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Was Whitechapel really any worse than other areas of London?

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  • #16
    Miss M.,

    Are you familiar with the work of the photographer Clive Boursnell?

    https://www.coventgarden.london/what...live-boursnell

    Gary

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    • #17
      Yes

      Miss Marple

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      • #18
        Thanks for all of the Covent Garden history, Miss Marple. It's such a relief that the beautiful old market was saved from demolition. And it sounds like your great grandmother had an exciting life.

        What did you sell in your stall? I remember often visiting the market stalls years ago when I was on a 'work exchange' program (BUNAC) and living in London. I miss that place a lot --it was so vibrant.

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        • #19
          Drummond St,

          I have sold many different things over the years, at the moment I am in to victorian photos and euphemera. London antique markets are being destroyed by big business. Camden passage is a shadow of itself,lost shops to chains. Spitalfields has lost a hundred and fifty stalls to food. Portobello is full of Chinese junk. Bermondsey is sterilised, and rebuilt. Monday Covent Garden flea is ok but too much jewellery.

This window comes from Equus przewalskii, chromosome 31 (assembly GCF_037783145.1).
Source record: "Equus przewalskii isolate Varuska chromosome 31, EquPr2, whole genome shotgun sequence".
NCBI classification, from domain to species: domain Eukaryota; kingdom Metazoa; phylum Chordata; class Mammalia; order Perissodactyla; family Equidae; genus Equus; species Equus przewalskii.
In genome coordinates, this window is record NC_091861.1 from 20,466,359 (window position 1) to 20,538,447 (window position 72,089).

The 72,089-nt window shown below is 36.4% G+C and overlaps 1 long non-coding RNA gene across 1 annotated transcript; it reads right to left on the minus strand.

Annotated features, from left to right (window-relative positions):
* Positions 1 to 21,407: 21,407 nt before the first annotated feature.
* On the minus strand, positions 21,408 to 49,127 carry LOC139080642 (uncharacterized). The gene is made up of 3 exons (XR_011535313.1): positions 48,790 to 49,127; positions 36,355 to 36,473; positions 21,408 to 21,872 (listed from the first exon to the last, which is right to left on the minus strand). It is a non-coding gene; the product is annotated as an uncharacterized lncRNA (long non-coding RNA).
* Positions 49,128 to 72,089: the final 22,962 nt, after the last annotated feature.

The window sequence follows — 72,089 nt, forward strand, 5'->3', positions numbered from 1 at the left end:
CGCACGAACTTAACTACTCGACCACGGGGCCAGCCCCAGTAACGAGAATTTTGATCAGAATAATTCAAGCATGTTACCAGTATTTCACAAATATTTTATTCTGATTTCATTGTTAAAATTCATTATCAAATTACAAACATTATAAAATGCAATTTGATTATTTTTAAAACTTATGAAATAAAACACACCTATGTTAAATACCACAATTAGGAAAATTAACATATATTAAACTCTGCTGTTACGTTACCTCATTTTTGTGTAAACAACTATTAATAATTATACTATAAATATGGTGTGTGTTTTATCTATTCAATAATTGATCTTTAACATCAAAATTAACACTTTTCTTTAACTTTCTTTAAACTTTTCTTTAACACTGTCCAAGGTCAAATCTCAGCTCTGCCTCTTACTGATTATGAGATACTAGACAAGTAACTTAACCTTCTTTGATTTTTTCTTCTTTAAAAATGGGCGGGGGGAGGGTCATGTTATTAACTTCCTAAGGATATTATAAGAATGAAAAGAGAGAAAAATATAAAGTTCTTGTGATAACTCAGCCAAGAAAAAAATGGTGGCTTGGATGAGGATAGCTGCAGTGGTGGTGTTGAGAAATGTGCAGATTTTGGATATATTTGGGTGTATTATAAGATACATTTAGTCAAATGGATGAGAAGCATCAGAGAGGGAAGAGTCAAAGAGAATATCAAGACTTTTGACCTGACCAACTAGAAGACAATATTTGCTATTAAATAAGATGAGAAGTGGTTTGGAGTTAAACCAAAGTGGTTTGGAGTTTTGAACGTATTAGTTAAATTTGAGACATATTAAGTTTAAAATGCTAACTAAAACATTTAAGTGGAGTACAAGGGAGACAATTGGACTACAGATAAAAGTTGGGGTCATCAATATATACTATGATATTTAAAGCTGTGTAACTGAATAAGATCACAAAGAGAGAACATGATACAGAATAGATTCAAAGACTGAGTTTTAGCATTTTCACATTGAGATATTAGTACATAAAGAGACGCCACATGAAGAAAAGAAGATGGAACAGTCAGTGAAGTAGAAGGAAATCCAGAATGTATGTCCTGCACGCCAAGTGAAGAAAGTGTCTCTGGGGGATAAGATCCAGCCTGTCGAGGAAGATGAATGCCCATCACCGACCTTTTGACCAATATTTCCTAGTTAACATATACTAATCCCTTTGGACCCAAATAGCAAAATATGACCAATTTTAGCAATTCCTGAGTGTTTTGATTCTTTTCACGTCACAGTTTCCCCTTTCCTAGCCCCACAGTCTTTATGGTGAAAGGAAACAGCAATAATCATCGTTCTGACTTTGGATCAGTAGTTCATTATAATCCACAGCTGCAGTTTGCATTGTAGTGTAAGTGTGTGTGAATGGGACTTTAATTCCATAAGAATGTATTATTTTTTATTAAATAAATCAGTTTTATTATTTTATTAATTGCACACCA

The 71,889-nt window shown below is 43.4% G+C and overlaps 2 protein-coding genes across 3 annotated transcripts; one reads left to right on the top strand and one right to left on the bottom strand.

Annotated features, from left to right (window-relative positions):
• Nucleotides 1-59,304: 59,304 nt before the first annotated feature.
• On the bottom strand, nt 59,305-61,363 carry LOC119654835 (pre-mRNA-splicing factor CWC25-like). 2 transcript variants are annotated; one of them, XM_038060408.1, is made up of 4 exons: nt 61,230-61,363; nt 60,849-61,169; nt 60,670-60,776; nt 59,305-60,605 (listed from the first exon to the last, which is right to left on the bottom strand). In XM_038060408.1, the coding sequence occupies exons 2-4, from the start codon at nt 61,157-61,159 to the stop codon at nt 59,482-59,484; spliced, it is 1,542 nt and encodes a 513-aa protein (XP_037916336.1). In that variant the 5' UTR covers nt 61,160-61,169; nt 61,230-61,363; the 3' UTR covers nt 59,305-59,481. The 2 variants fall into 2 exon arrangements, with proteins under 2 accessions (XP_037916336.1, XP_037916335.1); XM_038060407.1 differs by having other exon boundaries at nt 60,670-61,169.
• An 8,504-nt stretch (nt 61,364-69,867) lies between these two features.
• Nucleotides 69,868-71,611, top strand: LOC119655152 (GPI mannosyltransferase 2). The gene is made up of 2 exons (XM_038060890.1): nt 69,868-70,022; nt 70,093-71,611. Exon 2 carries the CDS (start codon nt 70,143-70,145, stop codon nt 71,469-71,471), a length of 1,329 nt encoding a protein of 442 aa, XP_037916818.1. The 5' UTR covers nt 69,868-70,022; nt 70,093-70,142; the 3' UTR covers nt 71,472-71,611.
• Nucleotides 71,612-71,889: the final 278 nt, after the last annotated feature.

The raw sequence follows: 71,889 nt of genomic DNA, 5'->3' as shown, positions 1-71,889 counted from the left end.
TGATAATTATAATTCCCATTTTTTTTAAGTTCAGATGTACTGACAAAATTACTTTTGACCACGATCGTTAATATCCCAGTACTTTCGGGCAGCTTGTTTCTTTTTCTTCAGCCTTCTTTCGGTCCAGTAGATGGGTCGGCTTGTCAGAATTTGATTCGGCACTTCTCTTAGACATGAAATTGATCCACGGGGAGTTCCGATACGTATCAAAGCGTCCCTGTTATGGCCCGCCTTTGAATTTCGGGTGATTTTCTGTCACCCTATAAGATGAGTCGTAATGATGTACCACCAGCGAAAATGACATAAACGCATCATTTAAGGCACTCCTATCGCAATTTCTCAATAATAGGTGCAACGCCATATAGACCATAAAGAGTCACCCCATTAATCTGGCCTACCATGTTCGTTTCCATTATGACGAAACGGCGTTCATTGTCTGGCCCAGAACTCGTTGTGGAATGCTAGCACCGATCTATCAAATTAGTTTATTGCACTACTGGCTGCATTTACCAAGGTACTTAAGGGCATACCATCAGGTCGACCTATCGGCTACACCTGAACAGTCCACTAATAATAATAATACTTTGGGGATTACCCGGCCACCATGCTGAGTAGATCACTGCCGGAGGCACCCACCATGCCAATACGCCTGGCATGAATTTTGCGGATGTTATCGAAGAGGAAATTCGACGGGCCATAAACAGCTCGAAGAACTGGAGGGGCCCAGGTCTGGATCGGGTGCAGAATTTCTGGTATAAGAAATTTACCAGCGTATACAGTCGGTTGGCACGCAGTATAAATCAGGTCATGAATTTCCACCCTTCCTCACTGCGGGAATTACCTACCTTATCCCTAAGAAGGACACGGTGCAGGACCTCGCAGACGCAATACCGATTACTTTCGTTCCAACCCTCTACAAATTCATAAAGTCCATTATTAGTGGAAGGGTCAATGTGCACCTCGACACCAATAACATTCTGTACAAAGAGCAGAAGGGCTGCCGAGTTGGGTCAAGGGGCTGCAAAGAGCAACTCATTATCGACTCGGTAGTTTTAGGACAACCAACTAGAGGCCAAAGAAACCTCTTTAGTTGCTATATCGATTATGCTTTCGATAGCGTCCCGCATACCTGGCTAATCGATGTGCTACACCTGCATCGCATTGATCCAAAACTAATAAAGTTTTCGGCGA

miss marple

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          • #20
            Originally posted by miss marple View Post
            And the Cholera epidemics that decimated the London population in the early 19th century. The last one was 1854. They thought cholera was caused by a 'miasma' bad air, Dr John Snow in Soho discovered the connection between infected water and cholera in the 1850s in an infected water pump.
            Miss Marple,

            Just wanted to throw in my two cents and along with Dr. Snow give William Farr (maybe the world's first "human geographer") and the Lambert Water Company their due in solving/preventing the cholera epidemics.

            There is also a touch of irony in that along with the bad smell theory there were those who thought 'poverty' gave you cholera and it was poverty stricken Bethnal Green (who, as it happened, were getting their water from the Lambert Company) that caught Snow and Farr's attention. It was Bethnal Green's location, high-up and away from the River Thames, with a surprisingly low death rate that made the two men begin to rethink their approach to the problem; made them think, 'maybe it's in the water,' -- and then of course came that infamous water pump you mentioned.

            Anthony

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            • #21
              The Bethnal Green outbreak started in June 1866 claiming 5,596 lives.

              As mentioned a while back,Henry Sutton was aware the disease was centered in the intestines.

              Here is his mikerscope.

              https://commons.wikimedia.org/wiki/F...e_L0057298.jpg


              Openshaw took over the pathology collection of the London Hospital from Sutton and founded the hospital's Freemason Lodge.
              Last edited by DJA; 12-23-2018, 07:27 PM.
              My name is Dave. You cannot reach me through Debs email account

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